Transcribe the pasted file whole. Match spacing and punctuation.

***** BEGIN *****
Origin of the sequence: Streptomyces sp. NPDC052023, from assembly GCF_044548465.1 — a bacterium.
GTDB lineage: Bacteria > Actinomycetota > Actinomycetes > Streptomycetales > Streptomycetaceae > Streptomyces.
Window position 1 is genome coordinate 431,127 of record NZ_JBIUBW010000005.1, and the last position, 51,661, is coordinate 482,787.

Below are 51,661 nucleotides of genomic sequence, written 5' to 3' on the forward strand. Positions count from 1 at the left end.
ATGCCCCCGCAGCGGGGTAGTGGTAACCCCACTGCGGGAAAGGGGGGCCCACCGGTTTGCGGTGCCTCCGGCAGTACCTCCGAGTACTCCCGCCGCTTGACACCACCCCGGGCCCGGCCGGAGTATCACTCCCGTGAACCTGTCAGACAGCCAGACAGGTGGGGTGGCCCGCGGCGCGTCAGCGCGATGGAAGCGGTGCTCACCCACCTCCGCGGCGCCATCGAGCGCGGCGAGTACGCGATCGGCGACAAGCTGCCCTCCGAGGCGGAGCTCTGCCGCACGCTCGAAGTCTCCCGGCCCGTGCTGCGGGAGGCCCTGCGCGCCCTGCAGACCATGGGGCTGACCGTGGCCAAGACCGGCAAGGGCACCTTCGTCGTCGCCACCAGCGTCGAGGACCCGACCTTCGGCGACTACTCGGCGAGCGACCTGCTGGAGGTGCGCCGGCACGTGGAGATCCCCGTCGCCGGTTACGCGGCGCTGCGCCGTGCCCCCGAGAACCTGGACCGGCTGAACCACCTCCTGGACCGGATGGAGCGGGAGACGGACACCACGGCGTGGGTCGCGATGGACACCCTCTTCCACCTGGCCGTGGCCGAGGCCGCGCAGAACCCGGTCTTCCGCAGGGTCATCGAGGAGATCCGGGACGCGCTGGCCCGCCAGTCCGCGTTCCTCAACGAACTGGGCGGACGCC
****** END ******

Origin of the sequence: Streptomyces sp. NPDC052023, from assembly GCF_044548465.1 — a bacterium.
GTDB lineage: Bacteria > Actinomycetota > Actinomycetes > Streptomycetales > Streptomycetaceae > Streptomyces.
Window position 1 is genome coordinate 431,127 of record NZ_JBIUBW010000005.1, and the last position, 51,661, is coordinate 482,787.

Below are 51,661 nucleotides of genomic sequence, written 5' to 3' on the forward strand. Positions count from 1 at the left end.
ATGCCCCCGCAGCGGGGTAGTGGTAACCCCACTGCGGGAAAGGGGGGCCCACCGGTTTGCGGTGCCTCCGGCAGTACCTCCGAGTACTCCCGCCGCTTGACACCACCCCGGGCCCGGCCGGAGTATCACTCCCGTGAACCTGTCAGACAGCCAGACAGGTGGGGTGGCCCGCGGCGCGTCAGCGCGATGGAAGCGGTGCTCACCCACCTCCGCGGCGCCATCGAGCGCGGCGAGTACGCGATCGGCGACAAGCTGCCCTCCGAGGCGGAGCTCTGCCGCACGCTCGAAGTCTCCCGGCCCGTGCTGCGGGAGGCCCTGCGCGCCCTGCAGACCATGGGGCTGACCGTGGCCAAGACCGGCAAGGGCACCTTCGTCGTCGCCACCAGCGTCGAGGACCCGACCTTCGGCGACTACTCGGCGAGCGACCTGCTGGAGGTGCGCCGGCACGTGGAGATCCCCGTCGCCGGTTACGCGGCGCTGCGCCGTGCCCCCGAGAACCTGGACCGGCTGAACCACCTCCTGGACCGGATGGAGCGGGAGACGGACACCACGGCGTGGGTCGCGATGGACACCCTCTTCCACCTGGCCGTGGCCGAGGCCGCGCAGAACCCGGTCTTCCGCAGGGTCATCGAGGAGATCCGGGACGCGCTGGCCCGCCAGTCCGCGTTCCTCAACGAACTGGGCGGACGCC